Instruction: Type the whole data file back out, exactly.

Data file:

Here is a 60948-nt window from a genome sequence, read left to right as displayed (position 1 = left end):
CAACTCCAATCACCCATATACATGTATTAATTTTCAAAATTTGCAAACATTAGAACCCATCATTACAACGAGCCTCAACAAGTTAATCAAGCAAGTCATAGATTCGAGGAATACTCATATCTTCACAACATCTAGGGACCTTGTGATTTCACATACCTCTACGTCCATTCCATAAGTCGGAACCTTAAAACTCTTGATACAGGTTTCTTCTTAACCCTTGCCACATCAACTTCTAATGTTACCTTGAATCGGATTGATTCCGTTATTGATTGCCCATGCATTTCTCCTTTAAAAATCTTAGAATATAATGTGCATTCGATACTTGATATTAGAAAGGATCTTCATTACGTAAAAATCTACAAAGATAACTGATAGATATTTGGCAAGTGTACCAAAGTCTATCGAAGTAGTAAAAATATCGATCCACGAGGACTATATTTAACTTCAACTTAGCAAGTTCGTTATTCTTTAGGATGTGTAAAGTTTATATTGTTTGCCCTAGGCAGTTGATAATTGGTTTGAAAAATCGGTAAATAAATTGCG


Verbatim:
Here is a 60948-nt window from a genome sequence, read left to right as displayed (position 1 = left end):
CAACTCCAATCACCCATATACATGTATTAATTTTCAAAATTTGCAAACATTAGAACCCATCATTACAACGAGCCTCAACAAGTTAATCAAGCAAGTCATAGATTCGAGGAATACTCATATCTTCACAACATCTAGGGACCTTGTGATTTCACATACCTCTACGTCCATTCCATAAGTCGGAACCTTAAAACTCTTGATACAGGTTTCTTCTTAACCCTTGCCACATCAACTTCTAATGTTACCTTGAATCGGATTGATTCCGTTATTGATTGCCCATGCATTTCTCCTTTAAAAATCTTAGAATATAATGTGCATTCGATACTTGATATTAGAAAGGATCTTCATTACGTAAAAATCTACAAAGATAACTGATAGATATTTGGCAAGTGTACCAAAGTCTATCGAAGTAGTAAAAATATCGATCCACGAGGACTATATTTAACTTCAACTTAGCAAGTTCGTTATTCTTTAGGATGTGTAAAGTTTATATTGTTTGCCCTAGGCAGTTGATAATTGGTTTGAAAAATCGGTAAATAAATTGCG